If you don’t want to migrate all the way to a database, you can get some of the improvements by splitting your single huge file into multiple files (with /usr/bin/split), say a few megabytes each, possibly with an additional index file telling which records are where. Then each edit has to rewrite only a few megabytes instead of gigabytes, and likewise a failed edit will probably only corrupt one file instead of the whole thing.

Rysto has a good question. If there’s some logic to what happens to the lines, we could hammer out a shell script, but if you’re stuck using sed or head or whatever, here’s a few commands that might help.

head -n7 gives you 7 lines, right? If you just want one line, try sed -n ‘7p’ file, or sed ‘7q;d’ file may be faster. For multiple lines, sed -n ‘7,10p’ file or sed -n ‘11q;7,10p’ file may be faster but is a little more complicated. You could also try awk ‘NR==7’ file or awk ‘NR==7,NR==10’ file, but I have no idea if they’d be any faster on a huge file.

I would set up temporary aliases or short scripts to save retyping commands, like for displaying a line:

#! /bin/sh
sed ‘${1}q;d’ file

Name it “l” and type “l 4000” in the terminal to print line 4000.

I trust you will back up this ginormous file first. Forgetting the 7 in “sed -i d7” will delete all lines.

I deal with immense files all the time. One thing to do is to gzip them, and then use gzcat to pipe them into sed or Perl or whatever. You can grep them directly with gzgrep. You can also read them directly into Perl easily enough also, and write them in gzipped format also, though I haven’t had to do that part.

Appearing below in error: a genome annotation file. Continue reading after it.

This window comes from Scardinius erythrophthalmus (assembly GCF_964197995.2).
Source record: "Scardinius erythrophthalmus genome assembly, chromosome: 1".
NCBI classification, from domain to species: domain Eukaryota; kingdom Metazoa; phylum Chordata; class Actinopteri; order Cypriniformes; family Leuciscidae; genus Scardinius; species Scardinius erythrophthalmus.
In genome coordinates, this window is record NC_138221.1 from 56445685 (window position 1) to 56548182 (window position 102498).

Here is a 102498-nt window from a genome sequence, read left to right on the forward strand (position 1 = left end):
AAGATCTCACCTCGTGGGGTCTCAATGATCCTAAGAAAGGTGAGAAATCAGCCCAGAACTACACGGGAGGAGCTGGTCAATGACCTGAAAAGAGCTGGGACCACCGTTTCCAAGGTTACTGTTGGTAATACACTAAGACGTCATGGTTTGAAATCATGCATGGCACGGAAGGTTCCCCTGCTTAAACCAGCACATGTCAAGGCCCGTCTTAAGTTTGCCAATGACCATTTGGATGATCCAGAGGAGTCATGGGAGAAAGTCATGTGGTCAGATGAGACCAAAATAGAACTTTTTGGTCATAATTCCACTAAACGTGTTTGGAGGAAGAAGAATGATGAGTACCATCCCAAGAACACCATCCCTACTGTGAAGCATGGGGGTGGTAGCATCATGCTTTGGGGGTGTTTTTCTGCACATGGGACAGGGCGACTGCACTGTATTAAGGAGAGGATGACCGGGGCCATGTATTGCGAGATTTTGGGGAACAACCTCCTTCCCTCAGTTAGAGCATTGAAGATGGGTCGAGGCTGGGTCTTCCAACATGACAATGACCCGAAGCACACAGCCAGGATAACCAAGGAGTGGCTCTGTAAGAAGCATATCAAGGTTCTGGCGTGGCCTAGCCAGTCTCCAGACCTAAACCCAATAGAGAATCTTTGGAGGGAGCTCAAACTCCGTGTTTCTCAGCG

Try a different editor. I’ve opened files of several hundred megabytes in Emacs and XEmacs and it’s never taken more than a second or two to load; after that editing was just as fast as with any other file.

0.1 GB is a lot different from 4 GB, given the typical amount of physical memory in today’s machines (few GB).

Yes, and 0.1 GB is a lot different from “several hundred megabytes”, which is what I wrote.

However, given how fast it takes XEmacs to open such files (compared with some other editors), it seems reasonable to assume that it’s not actually slurping the whole thing into memory. In light of this I bet it would be just as competent opening a 4 GB file as a 1 GB file, no matter how much physical memory you have.

You are correct, I should have said ~0.5 GB. My statement still holds, though, that moving from 0.5 GB to 4 GB crosses an important memory threshold.

XEmacs does pull the full file into memory. To confirm this, I just opened a one-million byte text file (~95 MB), and the XEmacs image size at startup was 108 MB (103 MB resident). If I selected all text (C-x-h) and copied it to the kill ring (M-w), the image jumped to 205 MB (199 MB resident). Incidentally, when I tried opening a 200 MB file, XEmacs refused with “maximum buffer size exceeded”.

I think the difference isn’t the time to load the file into memory but that once you go above the available system memory, you start using virtual memory and having page fault errors which take much more time then symply using system memory. Its not simply that 4GB takes ten times as long to load as 400 MB, theres a definate discontinutiy at some point close to my available system memory. But I tried Emacs with similar results, so I don’t think its an editor specific problem, in anycase. Thanks for the advice, though.

Yea, in the long run I definately need to change the program that creates the files so that it generates something more tractable then gigantic ascii files. But just for the job I was doing, I needed something ‘quick and dirty’.

Thats kinda neat. Does gzgrep actually search through the file while keeping it compressed or does it just make a temporary decompressed copy somewhere and run grep on it?

Just mentioning the Unix programs vi and edlin, which are single-line text editors that may be of value here. It’s been nearly 20 years since I used either, so I wouldn’t have a clue how to apply them to your needs, but looking them up in Unix how-to references may give some useful assistance.